Research suggests that it is incredibly difficult for a person to change their mind. Confirmation bias and echo chambers are just a few of the reasons people do not give themselves the opportunity to explore new stories, ideas, beliefs. It is now our challenge to connect with people in unconventional ways and explore storytelling in new spaces to give difficult topics more accessibility to public discourse. The Public Protest Poster can be found at the start of most movements for social and political change by creating a simplified statement with a strong graphic for instant impact. Yet, protest posters rely on viewers having some previous knowledge about a particular topic in order to fully understand the scope and target of the poster. This form of visual communication lacks any opportunity for greater context or connection for the viewer to take in new perspectives. This project seeks to explore adding animation to poster design to elaborate on a story that will encourage audiences to engage with topics they may not normally reflect on.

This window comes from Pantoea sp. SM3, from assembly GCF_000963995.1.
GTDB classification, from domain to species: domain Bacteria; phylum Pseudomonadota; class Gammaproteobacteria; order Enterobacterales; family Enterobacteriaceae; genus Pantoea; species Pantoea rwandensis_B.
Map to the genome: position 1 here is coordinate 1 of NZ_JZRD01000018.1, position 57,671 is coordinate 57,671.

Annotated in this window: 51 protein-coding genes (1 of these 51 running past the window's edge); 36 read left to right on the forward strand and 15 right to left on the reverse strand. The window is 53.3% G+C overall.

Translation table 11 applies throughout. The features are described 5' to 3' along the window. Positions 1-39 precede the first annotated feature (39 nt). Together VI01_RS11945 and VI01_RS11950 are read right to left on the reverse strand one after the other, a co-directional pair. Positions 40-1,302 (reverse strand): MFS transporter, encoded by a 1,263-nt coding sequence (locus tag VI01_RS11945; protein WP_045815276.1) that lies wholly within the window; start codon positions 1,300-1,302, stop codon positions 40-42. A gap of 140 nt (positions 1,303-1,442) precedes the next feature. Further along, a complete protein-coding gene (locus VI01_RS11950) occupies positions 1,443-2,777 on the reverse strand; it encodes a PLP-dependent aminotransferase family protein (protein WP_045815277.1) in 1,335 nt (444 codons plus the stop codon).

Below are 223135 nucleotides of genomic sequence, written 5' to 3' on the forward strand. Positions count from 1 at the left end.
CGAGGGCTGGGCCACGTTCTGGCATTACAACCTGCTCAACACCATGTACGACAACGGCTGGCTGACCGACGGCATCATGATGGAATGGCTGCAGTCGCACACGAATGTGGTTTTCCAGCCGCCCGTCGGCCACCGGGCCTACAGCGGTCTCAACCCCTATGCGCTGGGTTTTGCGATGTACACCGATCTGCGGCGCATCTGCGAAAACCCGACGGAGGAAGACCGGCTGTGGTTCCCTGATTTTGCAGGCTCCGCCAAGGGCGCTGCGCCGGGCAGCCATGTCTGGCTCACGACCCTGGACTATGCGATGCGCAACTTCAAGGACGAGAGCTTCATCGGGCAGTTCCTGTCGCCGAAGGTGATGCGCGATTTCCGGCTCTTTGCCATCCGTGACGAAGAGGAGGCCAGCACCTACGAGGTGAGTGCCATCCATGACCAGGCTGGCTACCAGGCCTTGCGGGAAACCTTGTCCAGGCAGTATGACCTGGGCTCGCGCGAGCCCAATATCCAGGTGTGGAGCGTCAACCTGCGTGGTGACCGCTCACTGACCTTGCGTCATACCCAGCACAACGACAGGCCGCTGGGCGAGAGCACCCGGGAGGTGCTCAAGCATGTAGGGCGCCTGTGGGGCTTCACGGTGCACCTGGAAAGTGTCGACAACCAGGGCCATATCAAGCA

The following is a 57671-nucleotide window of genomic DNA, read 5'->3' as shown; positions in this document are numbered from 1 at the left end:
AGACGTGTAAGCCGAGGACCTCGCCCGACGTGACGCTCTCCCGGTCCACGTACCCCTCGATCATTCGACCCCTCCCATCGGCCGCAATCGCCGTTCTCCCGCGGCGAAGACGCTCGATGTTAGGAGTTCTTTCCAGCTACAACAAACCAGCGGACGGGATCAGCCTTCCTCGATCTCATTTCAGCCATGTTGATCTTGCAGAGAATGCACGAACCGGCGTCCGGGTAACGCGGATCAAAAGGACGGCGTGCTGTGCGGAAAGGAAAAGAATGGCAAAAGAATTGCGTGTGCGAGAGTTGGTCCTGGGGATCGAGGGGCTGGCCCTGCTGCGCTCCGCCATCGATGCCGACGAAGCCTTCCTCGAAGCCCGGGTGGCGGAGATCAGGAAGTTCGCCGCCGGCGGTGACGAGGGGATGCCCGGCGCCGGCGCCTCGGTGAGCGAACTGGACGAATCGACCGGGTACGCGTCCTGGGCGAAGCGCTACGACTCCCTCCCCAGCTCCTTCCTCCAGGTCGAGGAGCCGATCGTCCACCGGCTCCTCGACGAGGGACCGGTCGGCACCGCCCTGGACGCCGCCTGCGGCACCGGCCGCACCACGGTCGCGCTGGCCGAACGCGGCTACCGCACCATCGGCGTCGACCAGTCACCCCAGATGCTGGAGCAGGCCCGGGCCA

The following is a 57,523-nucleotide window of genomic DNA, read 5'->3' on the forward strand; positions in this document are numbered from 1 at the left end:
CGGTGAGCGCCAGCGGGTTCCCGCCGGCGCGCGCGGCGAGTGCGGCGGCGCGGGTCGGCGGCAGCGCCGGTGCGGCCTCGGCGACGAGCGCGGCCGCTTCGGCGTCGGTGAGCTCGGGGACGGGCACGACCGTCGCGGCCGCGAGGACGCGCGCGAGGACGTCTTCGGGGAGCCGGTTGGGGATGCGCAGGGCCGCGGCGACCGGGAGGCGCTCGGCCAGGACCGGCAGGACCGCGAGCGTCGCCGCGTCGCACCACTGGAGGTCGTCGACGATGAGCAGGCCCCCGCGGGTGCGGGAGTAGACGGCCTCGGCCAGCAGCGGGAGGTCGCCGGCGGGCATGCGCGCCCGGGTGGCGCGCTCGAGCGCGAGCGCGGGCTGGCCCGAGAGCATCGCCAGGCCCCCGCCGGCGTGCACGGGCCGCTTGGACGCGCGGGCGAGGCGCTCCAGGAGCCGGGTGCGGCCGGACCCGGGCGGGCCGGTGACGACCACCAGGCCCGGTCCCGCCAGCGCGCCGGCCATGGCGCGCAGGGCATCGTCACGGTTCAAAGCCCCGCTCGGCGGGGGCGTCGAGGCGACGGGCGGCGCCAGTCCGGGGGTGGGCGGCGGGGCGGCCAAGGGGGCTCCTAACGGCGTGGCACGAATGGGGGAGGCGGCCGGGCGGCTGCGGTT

Library of Congress Subject Headings

Posters--Design; Political posters--Design

Publication Date

Fall 2021

Document Type


Student Type


Degree Name

Visual Communication Design (MFA)

Department, Program, or Center

School of Design (CAD)


Adam Smith

Advisor/Committee Member

Mike Strobert


RIT – Main Campus

Plan Codes